• 1 teaspoon dill, finely chopped
  • 1 teaspoon finely chopped thyme leaves
  • 1/2 teaspoon tarragon leaves
  • 1/2 teaspoon rosemary leaves, finely chopped
  • 1 clove garlic, finely chopped
  • 8 anchovy fillets, rinsed and finely chopped
  • 1 tablespoon brandy
  • 1 tablespoon madeira
  • 1 teaspoon worcestershire sauce
  • 1/2 teaspoon paprika
  • 1/2 teaspoon curry powder
  • 1/4 teaspoon Cayenne powder
  • juice of one lemon
  • zest of 1/2 lemon
  • zest of 1/4 Orange
  • 2 teaspoons sea salt

For the Cafe du Paris butter
  1. In a large bowl, beat the butter by hand or use an electric mixer set to slow speed, until it has a slightly creamy texture.
  2. In a separate bowl, combine all the other ingredients and mix thoroughly. Add this mixture to the butter and beat again until all the ingredients are completely combined.
  3. Place a double thickness of foil, about 12 inches long, on a flat surface and line with a similar-sized piece of silicone paper. Spread half the butter along one of the foil edges and roll up to form a long sausage shape — roll it with your hands like a rolling pin to get a tidy shape and eliminate any air pockets. Twist the ends to seal. Repeat this process with the remaining butter. Place in the fridge to chill before use.
  4. To use, slice a ½ inch thick disc of butter and place on top of a grilled steak (or a steamed spud). Traditionally, the steak is placed back under a hot grill (broiler) to soften and brown the butter, but I don’t reckon you need to do this, just let it melt from the heat of the steak.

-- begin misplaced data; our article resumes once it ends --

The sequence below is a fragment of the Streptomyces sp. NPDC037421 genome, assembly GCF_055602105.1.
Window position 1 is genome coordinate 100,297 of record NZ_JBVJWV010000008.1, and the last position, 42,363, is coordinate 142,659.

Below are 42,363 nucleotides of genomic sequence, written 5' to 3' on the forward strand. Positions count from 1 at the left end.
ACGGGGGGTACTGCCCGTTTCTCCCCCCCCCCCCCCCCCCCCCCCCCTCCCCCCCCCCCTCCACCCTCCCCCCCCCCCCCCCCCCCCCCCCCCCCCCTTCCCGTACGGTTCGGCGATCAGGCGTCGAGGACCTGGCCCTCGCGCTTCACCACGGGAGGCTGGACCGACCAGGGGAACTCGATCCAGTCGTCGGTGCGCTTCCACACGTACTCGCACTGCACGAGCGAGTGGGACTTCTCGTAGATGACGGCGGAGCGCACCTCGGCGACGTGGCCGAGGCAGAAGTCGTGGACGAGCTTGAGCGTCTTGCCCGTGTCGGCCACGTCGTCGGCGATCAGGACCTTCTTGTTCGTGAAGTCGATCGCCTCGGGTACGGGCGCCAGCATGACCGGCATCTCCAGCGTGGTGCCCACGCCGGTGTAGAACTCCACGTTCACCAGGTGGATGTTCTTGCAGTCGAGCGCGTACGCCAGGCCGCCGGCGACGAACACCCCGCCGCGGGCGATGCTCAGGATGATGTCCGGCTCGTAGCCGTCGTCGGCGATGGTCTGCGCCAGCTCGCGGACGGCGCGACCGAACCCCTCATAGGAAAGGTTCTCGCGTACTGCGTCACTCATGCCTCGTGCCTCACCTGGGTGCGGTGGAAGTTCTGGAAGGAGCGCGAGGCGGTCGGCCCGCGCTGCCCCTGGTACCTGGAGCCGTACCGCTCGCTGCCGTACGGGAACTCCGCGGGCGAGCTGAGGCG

5. The butter can be stored in an airtight container in the fridge for a few weeks or in the freezer for several months.

GRAB YOUR FREE PDF of this post HERE


Za’atar wha?

I love creating new flavours in my krauts, so it seemed a natural progression to include another kitchen love into the mix:  spice blends.

The joy of creating a spice blend not only fills my kitchen with a beautiful aroma, but having a little stash prepared means spicing up a simple dish is easy, fast and full of flavour.

For sometime now I have been making a Za’atar Kraut, and every time I list it, customers always raise the brow.

Za’atar what?

What’s that?

This unique spice blend is a staple in Middle Eastern countries for thousands of years, so I appreciate that unless you are an adventurous cook, you may not have encountered it.

The primary ingredients of a za’atar are thyme (oregano or marjoram may be used instead), sesame seeds, and sumac, a type of bright, red berry that grows on bushes in the Middle East.  Sumac has a tangy, lemony flavor that adds a hint of sour. Za’atar’s combination of thyme, sesame seeds, and sumac results in a spice blend that is nutty, tangy, herbal, and very versatile.  It is just as good as my other favourite Dukkah

Add this spice blend flavor to meat and vegetables or sprinkle it over bread with some olive oil.  Stir it into soups or yogurt or add to your favourite dips.  I am thinking any kind of hummus, baba ghanoush, or tzatziki.

Better still, mix it into your sauerkraut and let the flavour infuse!

 

To make your own stash combine:

2 tbsps sumac,

2 tbsps thyme (rosemary/oregano/marjoram options)

2 tbsps sesame seeds (I prefer to toast the seeds).

Cover the spice jar, shake it up, and store in a cool, dark place.

 

So the next time I say Za’atar Kraut, you can say “Yes, Please!”


Catch your breath

Asthma is primarily an allergic disease — the immune system reacts with inflammation and airway constriction to factors in the environment (pollen, bacteria, viruses, molds, dust, proteins) that it has become sensitized to.

5.4 million people in the UK are currently receiving treatment for asthma: